Article

Bulimia nervosa

British journal of hospital medicine 07/1983; 29(6):537-8, 541-2.
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Available from: Christopher G Fairburn, Aug 28, 2014
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    • "It has long been suggested that perception of loss of control and perceived excessive intake are more important than the actual amount of food consumed in defining binge eating episodes (Fairburn, 1983). Age of onset and predictors of OBEs and SBEs appear to be almost identical (Stice, Killen, Hayward, & Taylor, 1998). "
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    ABSTRACT: This study sought to determine if amount of food consumed is important in defining binge eating episodes in individuals with bulimia nervosa (BN). Women (N = 30) with DSM-IV BN (OBN) and women (N = 25) who would have met DSM-IV criteria for BN except that their binge episodes were not objectively large (SBN) were recruited from the community. Subjects completed telephone interviews and questionnaires. Results demonstrated no significant differences between women with OBN and SBN in levels of dietary restraint, disinhibition, or hunger; no significant differences in general psychopathology; and significant differences in frequency of binge/purge episodes and impulsiveness. Differences in impulsiveness remained after controlling for frequency of binge/purge episodes. These results partially validate current diagnostic criteria for bulimia nervosa and elucidate one factor, impulsiveness, that may be important in understanding objective binge episodes in bulimia nervosa.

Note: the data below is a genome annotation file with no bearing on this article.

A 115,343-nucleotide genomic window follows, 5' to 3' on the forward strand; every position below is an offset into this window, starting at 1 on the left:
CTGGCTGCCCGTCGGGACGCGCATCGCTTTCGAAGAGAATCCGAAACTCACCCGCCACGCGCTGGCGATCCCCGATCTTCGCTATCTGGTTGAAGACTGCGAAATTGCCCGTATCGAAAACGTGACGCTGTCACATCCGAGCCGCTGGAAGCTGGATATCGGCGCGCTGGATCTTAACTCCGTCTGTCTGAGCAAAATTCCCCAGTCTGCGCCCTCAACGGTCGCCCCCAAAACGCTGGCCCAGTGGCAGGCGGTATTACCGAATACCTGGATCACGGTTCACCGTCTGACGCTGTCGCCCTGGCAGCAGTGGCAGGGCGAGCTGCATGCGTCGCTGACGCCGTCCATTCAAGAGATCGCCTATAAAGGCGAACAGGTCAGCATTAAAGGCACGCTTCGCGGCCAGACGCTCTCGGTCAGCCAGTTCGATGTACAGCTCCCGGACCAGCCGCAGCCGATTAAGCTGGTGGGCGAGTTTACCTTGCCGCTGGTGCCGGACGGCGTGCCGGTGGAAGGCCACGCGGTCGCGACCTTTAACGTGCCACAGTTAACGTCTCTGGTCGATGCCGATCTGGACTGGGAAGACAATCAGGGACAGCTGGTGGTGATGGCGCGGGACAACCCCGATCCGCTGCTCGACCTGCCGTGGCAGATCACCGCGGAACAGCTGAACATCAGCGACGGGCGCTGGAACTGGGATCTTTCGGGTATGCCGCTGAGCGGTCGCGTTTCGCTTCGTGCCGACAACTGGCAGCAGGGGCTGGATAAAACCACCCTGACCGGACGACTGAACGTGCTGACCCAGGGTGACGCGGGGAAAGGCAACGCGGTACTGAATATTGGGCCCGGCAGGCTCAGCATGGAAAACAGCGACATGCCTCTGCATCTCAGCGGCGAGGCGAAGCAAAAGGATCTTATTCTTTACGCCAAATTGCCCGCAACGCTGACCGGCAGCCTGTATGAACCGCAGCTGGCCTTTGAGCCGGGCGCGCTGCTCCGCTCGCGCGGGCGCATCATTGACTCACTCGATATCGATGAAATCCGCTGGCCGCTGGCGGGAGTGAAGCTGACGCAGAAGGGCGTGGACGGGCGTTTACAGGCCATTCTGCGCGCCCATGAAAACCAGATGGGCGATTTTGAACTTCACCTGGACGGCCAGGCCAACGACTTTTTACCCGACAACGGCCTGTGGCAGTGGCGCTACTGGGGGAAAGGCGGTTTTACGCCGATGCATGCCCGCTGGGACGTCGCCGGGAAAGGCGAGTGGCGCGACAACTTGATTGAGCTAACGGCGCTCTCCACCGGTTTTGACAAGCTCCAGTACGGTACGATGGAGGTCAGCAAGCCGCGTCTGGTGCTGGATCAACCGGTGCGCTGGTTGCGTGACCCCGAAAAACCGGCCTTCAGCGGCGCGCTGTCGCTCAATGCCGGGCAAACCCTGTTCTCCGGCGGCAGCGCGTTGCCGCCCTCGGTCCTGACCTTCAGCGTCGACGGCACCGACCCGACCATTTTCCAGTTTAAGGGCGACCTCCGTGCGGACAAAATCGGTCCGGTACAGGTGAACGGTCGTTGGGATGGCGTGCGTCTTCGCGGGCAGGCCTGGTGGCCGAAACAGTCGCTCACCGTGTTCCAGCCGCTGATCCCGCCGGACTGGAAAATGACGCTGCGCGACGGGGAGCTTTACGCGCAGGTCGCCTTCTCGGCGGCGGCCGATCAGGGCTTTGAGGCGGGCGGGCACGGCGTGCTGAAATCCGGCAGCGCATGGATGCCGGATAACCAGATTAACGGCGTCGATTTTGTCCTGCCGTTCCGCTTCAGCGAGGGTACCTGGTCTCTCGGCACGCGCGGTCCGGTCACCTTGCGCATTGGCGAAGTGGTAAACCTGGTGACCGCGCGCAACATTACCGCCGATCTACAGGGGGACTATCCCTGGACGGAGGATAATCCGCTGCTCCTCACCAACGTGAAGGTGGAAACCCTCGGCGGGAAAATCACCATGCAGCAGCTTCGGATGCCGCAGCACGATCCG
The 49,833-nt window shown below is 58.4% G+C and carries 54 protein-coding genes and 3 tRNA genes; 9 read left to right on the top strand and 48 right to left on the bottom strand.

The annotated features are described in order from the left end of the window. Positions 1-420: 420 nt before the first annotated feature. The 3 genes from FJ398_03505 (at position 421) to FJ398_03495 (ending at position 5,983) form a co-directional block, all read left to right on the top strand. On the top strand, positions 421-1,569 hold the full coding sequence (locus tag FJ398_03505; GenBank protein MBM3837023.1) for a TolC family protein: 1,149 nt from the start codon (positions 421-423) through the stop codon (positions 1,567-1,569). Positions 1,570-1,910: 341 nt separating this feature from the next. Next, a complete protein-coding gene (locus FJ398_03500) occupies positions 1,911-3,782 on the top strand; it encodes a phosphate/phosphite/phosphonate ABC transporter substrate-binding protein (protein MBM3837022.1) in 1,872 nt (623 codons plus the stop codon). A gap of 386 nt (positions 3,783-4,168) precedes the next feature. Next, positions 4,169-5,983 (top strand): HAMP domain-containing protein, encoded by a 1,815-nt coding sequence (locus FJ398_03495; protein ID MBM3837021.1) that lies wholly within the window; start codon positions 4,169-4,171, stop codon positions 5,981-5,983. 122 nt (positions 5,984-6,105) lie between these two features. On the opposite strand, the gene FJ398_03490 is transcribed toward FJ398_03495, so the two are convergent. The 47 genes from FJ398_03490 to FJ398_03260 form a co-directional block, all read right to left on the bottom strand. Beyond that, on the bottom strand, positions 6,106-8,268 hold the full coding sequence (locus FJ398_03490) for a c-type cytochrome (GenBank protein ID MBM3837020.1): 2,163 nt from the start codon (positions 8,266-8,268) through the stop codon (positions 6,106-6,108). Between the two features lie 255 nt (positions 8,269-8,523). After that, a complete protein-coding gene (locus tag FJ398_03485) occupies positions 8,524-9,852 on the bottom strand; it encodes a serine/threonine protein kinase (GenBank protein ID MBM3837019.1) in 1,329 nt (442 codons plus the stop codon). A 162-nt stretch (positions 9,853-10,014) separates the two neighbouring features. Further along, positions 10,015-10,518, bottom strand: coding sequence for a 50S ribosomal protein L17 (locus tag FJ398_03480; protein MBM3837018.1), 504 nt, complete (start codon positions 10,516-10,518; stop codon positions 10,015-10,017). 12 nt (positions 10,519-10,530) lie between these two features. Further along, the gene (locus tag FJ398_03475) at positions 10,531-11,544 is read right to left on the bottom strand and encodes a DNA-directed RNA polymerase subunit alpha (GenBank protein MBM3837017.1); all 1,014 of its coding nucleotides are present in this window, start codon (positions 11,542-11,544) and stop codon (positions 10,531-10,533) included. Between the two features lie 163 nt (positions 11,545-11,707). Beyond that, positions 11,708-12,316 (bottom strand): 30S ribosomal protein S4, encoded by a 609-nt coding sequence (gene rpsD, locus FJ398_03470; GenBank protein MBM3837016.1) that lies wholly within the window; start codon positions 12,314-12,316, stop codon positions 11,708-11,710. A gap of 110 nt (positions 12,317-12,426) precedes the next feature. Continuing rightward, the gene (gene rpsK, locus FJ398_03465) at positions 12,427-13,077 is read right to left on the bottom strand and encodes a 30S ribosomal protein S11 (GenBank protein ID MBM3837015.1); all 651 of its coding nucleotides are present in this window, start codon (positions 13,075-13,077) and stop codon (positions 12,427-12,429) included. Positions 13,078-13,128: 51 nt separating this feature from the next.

Preview · Article · Apr 2001 · International Journal of Eating Disorders
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    Full-text · Article · Apr 1984 · British medical journal (Clinical research ed.)
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    ABSTRACT: The binge-purge syndrome (bulimarexia) is one of the four major eating disorders. It is a very important entity with which all clinicians should have some familiarity. This is true not only because of its frequency and the potential severity of several of its numerous complications, but because it has become one of the common masqueraders of modern medicine. Indeed, nephrologists may become interested in and involved with patients having this disorder because of their frequent fluid-electrolyte and acid-base disturbances, particularly hypokalemia and metabolic alkalosis, which initially often cause considerable diagnostic confusion. This paper presents an overall view of the binge-purge syndrome, with focus on several of its nephrologic aspects.
    No preview · Article · Feb 1987 · Southern Medical Journal
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